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Archive for the ‘human trajectories’ category: Page 16

Feb 8, 2013

Machine Morality: a Survey of Thought and a Hint of Harbinger

Posted by in categories: biological, biotech/medical, engineering, ethics, evolution, existential risks, futurism, homo sapiens, human trajectories, robotics/AI, singularity, supercomputing

KILL.THE.ROBOTS
The Golden Rule is Not for Toasters

Simplistically nutshelled, talking about machine morality is picking apart whether or not we’ll someday have to be nice to machines or demand that they be nice to us.

Well, it’s always a good time to address human & machine morality vis-à-vis both the engineering and philosophical issues intrinsic to the qualification and validation of non-biological intelligence and/or consciousness that, if manifested, would wholly justify consideration thereof.

Uhh… yep!

But, whether at run-on sentence dorkville or any other tech forum, right from the jump one should know that a single voice rapping about machine morality is bound to get hung up in and blinded by its own perspective, e.g., splitting hairs to decide who or what deserves moral treatment (if a definition of that can even be nailed down), or perhaps yet another justification for the standard intellectual cul de sac:
“Why bother, it’s never going to happen.“
That’s tired and lame.

Continue reading “Machine Morality: a Survey of Thought and a Hint of Harbinger” »

Jan 1, 2013

2012 was Great and may 2013 be Extraordinary

Posted by in categories: business, education, engineering, ethics, fun, human trajectories, lifeboat, media & arts, open access, open source, policy, scientific freedom, space, transparency

May peace break into your home and may thieves come to steal your debts.
May the pockets of your jeans become a magnet for $100 bills.
May love stick to your face like Vaseline and may laughter assault your lips!
May happiness slap you across the face and may your tears be that of joy
May the problems you had, forget your home address!

In simple words .….….……May 2013 be EXTRAORDINARY … the best year of your life!!! Simply the best New Year greeting anyone has sent to me. This was from Robert White of Extraordinary People.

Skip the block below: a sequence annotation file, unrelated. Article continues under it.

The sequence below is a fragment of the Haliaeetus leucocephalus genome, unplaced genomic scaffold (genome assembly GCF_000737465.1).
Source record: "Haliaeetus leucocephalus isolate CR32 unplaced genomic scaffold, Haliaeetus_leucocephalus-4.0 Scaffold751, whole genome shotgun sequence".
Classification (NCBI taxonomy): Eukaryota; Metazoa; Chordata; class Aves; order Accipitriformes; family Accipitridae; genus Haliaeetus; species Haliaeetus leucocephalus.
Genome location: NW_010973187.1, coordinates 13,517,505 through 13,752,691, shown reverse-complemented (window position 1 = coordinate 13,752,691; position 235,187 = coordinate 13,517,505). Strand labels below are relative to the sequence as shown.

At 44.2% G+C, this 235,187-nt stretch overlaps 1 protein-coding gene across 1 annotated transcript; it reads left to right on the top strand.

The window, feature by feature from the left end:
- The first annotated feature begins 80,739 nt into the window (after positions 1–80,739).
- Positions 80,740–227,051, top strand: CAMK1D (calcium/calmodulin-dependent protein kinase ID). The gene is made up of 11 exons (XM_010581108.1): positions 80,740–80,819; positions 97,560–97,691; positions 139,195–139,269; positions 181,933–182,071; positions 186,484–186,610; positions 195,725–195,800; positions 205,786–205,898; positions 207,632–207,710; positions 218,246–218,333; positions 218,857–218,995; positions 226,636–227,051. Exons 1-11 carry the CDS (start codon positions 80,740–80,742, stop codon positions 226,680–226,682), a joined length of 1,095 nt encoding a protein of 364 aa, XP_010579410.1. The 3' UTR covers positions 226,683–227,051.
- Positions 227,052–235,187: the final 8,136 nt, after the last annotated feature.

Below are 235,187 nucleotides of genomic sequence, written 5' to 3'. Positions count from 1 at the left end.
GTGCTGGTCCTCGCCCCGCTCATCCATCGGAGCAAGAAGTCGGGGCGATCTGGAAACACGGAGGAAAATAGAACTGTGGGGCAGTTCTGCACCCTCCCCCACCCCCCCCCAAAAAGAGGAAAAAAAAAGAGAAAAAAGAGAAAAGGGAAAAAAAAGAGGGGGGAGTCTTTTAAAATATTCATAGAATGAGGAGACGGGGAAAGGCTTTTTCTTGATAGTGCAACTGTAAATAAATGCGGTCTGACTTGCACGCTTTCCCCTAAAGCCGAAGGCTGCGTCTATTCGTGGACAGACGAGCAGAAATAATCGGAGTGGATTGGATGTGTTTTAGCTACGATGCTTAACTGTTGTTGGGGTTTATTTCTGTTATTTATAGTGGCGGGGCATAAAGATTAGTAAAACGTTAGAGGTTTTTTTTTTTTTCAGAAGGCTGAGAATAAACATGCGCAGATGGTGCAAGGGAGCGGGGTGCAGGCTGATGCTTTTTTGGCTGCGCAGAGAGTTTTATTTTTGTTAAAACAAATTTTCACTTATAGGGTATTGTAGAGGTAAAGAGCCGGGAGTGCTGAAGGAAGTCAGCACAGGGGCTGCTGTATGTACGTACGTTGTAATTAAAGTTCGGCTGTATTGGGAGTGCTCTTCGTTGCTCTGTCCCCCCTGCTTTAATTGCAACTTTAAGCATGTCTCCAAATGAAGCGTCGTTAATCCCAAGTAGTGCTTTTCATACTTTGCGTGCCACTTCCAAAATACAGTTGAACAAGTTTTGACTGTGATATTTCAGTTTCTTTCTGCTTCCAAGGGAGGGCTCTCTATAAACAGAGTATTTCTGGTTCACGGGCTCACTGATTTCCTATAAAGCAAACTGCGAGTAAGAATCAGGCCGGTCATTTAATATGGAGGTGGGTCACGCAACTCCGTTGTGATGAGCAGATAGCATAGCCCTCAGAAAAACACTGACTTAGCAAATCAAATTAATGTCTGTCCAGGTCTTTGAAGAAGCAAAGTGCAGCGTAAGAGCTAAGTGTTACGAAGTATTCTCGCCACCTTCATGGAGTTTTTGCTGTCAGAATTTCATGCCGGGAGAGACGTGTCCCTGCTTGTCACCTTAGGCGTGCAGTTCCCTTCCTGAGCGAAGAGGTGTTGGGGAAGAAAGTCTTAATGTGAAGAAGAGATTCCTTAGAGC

This morning I checked the Lifeboat stats for 2012. When I started blogging for Lifeboat at the end of July, we ended July 2012 with 42,771 unique visitors. We closed 2012 with 90,920 unique visitors for the month December. Wow! Our blogging has become more relevant, and more thought provoking. As a community of bloggers (with the exception of one) we have moved away from the 3 Cs of pseudoscience. Clouding the field. Confusing the public’s perception. Chasing away talent.

How did we do this? By backing up our discussions with hard facts, robust debate and real numbers. From years if not decades of investigation in our field of research. By speaking from our own unique experience. By sharing that unique experience with our readers.

Continue reading “2012 was Great and may 2013 be Extraordinary” »

Dec 31, 2012

13: The Year of The Comet

Posted by in categories: asteroid/comet impacts, counterterrorism, defense, economics, ethics, events, existential risks, futurism, geopolitics, habitats, human trajectories, lifeboat, military, philosophy, policy, space, sustainability, transparency

A happy new year to the human race from it’s most important member; me. Since self-worship seems to be the theme of the new American ideal I had better get right with me.

With my government going over the fiscal cliff it would appear that the damned soul of Ayn Rand is exerting demonic influence on the political system through worship of the individual. The tea party has the Republicans terrified of losing their jobs. Being just like me, those individuals consider themselves the most important person on the planet- so I cannot fault them.

As Ayn Rand believed, “I will not die, it’s the world that will end”, so who cares about the collective future of the human race? Towards the end of 2013 the heavens may remind us the universe does not really care about creatures who believe themselves all important. The choice may soon be seen clearly in the light of the comet’s tail; the glorification of the individual and the certain extinction of our race, or the acceptance of a collective goal and our continued existence.

Ayn Rand made her choice but most of us have time to choose more wisely. I pray for billions, tens and hundreds of billions of dollars- for a Moonbase.

Continue reading “13: The Year of The Comet” »

Nov 20, 2012

Google’s 100,000 Stars & the Paradigmatic Disruption of Large-Scale Innovation Revisited

Posted by in categories: cosmology, general relativity, human trajectories, information science, physics, scientific freedom, space


The 100,000 Stars Google Chrome Galactic Visualization Experiment Thingy